SINCE the early 20th century, the Mississippi has been tending to change its course westward to the Atchafalaya River, which runs a parallel – but currently a steeper and shorter – course to the Gulf of Mexico. Such a shift, however, would leave little water in the current main stem of the Mississippi. According to many, this would be the demise of Baton Rouge and virtual ruin of New Orleans.
Thus the US Army Corps of Engineers was charged to design infrastructure to prevent the main channel flow from being captured by the Atchafalaya. In 1964 the Old River Control Structure (which is the “crosspiece” between the parallel lines of the Atchafalaya and Mississippi Rivers in this map) was completed to insure the Mississippi would maintain its current flow to the Gulf of Mexico. Congress set the water flow to be distributed to the Atchafalaya at 30%, the volume that naturally existed in 1950. Thus the US Army Corps of Engineers stopped time and replaced Nature as the manager of deltaic flows.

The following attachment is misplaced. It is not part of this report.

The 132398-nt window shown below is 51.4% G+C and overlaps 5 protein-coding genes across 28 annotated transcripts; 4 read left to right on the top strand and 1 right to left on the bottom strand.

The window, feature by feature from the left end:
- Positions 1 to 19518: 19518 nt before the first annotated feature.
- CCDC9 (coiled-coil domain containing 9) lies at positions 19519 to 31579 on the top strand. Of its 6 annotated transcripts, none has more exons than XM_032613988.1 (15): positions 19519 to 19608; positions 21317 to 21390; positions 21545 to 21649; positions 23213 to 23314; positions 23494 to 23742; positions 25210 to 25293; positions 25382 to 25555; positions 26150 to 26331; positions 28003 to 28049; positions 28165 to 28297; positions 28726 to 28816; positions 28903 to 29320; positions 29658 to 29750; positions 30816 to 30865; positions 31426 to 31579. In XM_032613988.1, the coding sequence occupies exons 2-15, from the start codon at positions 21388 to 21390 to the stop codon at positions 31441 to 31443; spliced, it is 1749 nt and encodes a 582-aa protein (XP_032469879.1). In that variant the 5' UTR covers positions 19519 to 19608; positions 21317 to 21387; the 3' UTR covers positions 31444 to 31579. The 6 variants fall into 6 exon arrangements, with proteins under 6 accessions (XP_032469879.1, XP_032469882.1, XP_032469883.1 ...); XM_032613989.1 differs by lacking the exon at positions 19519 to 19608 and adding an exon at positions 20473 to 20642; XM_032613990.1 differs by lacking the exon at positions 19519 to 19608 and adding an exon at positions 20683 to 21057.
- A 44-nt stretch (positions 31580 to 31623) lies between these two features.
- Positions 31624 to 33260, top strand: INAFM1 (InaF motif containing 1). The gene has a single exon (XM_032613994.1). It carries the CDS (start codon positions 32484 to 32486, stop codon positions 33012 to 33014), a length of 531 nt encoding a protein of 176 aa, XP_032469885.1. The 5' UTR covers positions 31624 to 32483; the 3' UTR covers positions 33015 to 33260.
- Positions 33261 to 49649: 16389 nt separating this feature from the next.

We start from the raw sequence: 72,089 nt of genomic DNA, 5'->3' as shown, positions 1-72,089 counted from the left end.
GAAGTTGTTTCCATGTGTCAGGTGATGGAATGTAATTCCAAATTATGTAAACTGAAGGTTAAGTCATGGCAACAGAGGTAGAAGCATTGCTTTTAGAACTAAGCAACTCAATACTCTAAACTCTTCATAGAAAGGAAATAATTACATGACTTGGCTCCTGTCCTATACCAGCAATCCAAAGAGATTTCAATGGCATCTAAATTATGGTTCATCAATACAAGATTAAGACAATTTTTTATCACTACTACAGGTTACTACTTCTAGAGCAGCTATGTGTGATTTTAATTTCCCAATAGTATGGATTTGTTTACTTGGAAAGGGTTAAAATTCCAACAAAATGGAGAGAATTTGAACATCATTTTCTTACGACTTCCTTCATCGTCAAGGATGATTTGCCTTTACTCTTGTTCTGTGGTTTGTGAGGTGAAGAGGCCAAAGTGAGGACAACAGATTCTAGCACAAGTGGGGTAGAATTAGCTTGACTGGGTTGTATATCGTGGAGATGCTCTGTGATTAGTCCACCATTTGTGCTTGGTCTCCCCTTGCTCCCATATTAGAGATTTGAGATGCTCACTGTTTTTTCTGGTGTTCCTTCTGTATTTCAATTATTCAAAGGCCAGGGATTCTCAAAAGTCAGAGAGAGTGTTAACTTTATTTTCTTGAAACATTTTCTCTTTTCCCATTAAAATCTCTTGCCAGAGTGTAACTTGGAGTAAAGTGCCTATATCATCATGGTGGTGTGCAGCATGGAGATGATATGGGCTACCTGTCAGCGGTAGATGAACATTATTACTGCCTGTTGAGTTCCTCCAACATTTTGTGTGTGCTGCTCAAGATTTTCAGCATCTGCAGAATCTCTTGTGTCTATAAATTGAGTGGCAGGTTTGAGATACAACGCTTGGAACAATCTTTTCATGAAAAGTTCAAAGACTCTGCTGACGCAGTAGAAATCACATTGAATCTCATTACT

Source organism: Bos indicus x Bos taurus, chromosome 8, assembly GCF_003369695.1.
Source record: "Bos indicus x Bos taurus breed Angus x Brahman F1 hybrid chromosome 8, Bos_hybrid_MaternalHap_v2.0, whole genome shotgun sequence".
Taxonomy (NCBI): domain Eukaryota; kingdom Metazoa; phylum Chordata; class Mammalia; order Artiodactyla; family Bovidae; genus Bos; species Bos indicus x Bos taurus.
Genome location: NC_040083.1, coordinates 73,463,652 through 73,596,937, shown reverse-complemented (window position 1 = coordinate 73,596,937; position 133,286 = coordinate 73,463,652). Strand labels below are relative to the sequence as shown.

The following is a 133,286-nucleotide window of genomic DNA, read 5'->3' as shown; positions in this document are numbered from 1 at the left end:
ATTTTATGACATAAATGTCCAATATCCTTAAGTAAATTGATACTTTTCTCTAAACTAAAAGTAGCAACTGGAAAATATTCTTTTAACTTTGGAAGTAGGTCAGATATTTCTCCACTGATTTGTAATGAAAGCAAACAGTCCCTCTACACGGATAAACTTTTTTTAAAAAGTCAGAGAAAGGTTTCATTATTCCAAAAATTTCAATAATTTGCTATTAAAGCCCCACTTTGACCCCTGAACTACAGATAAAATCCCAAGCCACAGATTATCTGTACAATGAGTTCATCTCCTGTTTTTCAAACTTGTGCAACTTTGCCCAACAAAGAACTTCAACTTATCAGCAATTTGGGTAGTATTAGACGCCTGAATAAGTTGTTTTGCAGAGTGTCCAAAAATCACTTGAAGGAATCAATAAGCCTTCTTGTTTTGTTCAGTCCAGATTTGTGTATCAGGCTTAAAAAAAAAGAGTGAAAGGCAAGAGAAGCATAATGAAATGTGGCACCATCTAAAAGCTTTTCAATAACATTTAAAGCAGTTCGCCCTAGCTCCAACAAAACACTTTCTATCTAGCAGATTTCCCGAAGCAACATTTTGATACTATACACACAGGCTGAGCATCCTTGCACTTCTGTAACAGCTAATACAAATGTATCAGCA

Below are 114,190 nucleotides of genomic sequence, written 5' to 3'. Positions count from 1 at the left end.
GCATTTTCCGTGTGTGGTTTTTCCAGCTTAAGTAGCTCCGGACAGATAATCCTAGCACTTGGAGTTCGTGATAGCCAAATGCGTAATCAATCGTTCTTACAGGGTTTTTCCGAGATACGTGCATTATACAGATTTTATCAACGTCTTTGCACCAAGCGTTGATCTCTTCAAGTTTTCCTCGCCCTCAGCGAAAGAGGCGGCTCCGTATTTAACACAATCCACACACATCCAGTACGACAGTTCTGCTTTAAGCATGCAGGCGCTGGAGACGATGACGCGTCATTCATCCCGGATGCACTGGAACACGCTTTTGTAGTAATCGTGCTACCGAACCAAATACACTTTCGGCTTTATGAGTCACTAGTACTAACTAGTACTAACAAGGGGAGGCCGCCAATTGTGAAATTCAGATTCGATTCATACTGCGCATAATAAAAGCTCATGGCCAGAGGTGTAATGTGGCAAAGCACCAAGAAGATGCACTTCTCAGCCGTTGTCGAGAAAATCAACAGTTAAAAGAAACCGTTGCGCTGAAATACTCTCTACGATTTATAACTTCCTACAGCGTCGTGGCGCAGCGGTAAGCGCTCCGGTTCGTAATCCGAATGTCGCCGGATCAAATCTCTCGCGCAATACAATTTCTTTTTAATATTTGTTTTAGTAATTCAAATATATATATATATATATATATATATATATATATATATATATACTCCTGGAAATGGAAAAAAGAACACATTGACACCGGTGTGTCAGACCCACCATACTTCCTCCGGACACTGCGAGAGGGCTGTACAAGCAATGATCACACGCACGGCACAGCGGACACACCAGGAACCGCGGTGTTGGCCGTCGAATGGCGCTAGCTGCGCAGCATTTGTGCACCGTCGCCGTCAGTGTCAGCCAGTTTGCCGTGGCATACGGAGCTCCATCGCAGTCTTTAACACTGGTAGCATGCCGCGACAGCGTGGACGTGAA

Some researchers however believe that, despite the control efforts of the US Army Corps of Engineers, the natural process of deltaic alvusion and alteration that has occurred about every 1,000 years is overdue and its likelihood of occurring is increasing yearly, despite manmade intervention. If Nature does take back control of the Mississippi’s route to the Gulf of Mexico, it will certainly inflict great damage to the nation’s economic investment in the ports, cities and industry of New Orleans and Baton Rouge.